It only takes 20 minutes for the NYT to shift the blame.
After allowing them onto the bridge, police cut off and arrested dozens of Occupy Wall Street protesters.
In a tense showdown over the East River, police arrested hundreds of Occupy Wall Street demonstrators after they marched onto the bridge’s Brooklyn=bound roadway.
(image via Reddit. Quote via Daily Kos)
We have to ask ourselves, “What’s the best way to grow the economy and create jobs?”
Should we keep tax loopholes for oil companies? Or should we use that money to give small business owners a tax credit when they hire new workers? Because we can’t afford to do both. Should we keep tax breaks for millionaires and billionaires? Or should we put teachers back to work so our kids can graduate ready for college and good jobs? Right now, we can’t afford to do both.
This isn’t political grandstanding. This isn’t class warfare. This is simple math. These are real choices that we have to make. And I’m pretty sure I know what most Americans would choose. It’s not even close.
This Is Important, You Should Know About It of the Day: Immensely popular Syrian political cartoonist Ali Ferzat — a noted critic of President Bashar al-Assad’s bloody opposition crackdown — has reportedly had both his hands broken by four masked gunmen as a warning to cease his anti-Assad activism.
Ferzat, who once counted Assad among his friends, was dragged out of his car by the unidentified thugs, forced into their jeep, and driven to an airport road outside of Damascus where he was beaten and burned before being bagged and tossed from the vehicle.
According to his son, the gunmen told Ferzat they were breaking his hands “to teach him not to draw against his ‘masters’.” Though initial reports claimed the gunmen were members of Assad’s security forces, Rami Abdul-Rahman of the London-based Syrian Observatory for Human Rights told the Associated Press the attackers’ identity “could not be confirmed.”
Ferzat’s official website was suspended for a time, but now appears to be back up. His Facebook page as well as a support page are both up and running. In addition, several of his cartoons can be seen in the video posted below.
Breaking News of the Day: In a letter to the Apple Board of Directors and the Apple community, Steve Jobs announced today that he will be stepping down from his role as CEO.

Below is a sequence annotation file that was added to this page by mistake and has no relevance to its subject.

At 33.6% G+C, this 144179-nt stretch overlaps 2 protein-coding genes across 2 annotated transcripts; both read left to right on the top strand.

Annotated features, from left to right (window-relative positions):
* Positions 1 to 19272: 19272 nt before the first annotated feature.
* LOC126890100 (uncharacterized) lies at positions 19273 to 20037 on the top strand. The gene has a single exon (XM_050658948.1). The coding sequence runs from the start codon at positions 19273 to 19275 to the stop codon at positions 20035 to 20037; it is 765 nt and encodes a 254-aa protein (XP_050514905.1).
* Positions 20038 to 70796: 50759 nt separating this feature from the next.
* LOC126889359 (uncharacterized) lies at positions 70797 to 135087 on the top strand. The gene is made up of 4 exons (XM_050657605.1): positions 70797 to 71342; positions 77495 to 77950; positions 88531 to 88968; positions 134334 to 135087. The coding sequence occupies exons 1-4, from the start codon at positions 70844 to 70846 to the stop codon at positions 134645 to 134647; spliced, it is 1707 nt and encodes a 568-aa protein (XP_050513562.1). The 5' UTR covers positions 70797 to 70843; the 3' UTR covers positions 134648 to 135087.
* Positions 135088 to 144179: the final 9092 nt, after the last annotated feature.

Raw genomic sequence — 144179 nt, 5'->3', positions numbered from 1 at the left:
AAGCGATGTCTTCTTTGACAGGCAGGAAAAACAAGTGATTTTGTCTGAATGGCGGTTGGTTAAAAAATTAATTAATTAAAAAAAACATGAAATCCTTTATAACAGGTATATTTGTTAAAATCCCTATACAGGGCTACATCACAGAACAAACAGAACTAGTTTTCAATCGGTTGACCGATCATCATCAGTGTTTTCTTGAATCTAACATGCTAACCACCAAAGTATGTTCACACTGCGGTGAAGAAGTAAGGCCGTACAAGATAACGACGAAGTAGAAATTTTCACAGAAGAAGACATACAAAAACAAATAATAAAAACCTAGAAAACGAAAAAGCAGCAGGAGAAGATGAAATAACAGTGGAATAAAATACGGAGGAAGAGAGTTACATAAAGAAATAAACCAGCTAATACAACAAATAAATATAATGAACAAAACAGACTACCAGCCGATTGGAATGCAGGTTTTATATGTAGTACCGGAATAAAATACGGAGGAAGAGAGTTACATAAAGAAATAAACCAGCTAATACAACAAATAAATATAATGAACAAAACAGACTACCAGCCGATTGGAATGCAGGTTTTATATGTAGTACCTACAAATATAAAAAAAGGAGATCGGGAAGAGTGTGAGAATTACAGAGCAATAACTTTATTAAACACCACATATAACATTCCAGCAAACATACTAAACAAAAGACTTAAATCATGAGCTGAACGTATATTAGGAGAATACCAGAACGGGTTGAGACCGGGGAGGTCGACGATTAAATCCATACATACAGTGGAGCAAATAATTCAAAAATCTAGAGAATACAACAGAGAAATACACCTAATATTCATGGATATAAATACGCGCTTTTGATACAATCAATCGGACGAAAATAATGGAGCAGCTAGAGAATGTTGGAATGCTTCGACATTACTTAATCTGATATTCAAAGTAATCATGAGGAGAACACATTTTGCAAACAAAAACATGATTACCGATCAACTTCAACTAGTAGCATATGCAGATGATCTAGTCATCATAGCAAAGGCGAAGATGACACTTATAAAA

In his letter, Jobs said he can “no longer meet [his] duties and expectations as Apple’s CEO,” and recommended that Apple appoint COO Tim Cook as his replacement.
The board announced that it would, in fact, appoint Cook as CEO, and Jobs would become the Chairman of the Board. Cook will also join the board effective immediately.
to the londoners…stay safe :3
What history book is going to fit the events that happened in 2011
“Italian street artist Blu is no stranger to controversy. In fact, you may remember his mural at the MOCA that was taken down. In an area of downtown that neighbors a Veterans Affairs hospital and a war memorial to Japanese American soldiers, the provocative anti-war piece showed coffins draped with dollar bills instead of flags.
Now in his home country, Blu is shaking things up once again. This mural was put up at the Draw The Line Festival in Campobasso, Italy. Hands are seen removing the brain from a soldier’s head, representing how governments are notorious for brainwashing their military.
Blu has never been shy when it comes to sharing his feelings about war. You have to give the artist credit for having the courage to speak his mind through his artwork, even if it causes public debate and some to get irate.”
If you had to guess the scene in this photo, what would your answer be? A group of friends prepping lunch? Maybe a local cooking class?
If you guessed prison, then you guessed correctly.
Above, inmates at the upscale Halden Fengsel prison in Halden, Norway prepare food in a common room meant to be a meeting place for prisoners and guards.
From photographer Alex Masi’s Halden photo project:
Individual cells come with an en-suite bathroom, a flat-screen TV and various comforts. They measure 12 square meters and are divided up into units (10 to 12) which share a living room and kitchen, similarly to a students’ dormitory.
The windows are not fitted with bars, but thick glass is used instead.
The prison - the second-largest in Norway - costs 165m Euro and accommodates 248 male inmates. Some 760,000 Euro were spent just on artworks, some of which commissioned to Norway’s most renowned street artist, Dolk.
The inmates can attend a vast range of formative courses at a official high school located inside the prison. Subjects can include languages, IT, science, catering, music, (there is even a professional sound studio) art and handicraft and several sports.
Interestingly, statistics show that in Norway only 20% of inmates (1 in 5) commit another crime and return to prison within two years of their release.
Read more on the Halden prison at Foreign Policy. [Photo: Alex Masi]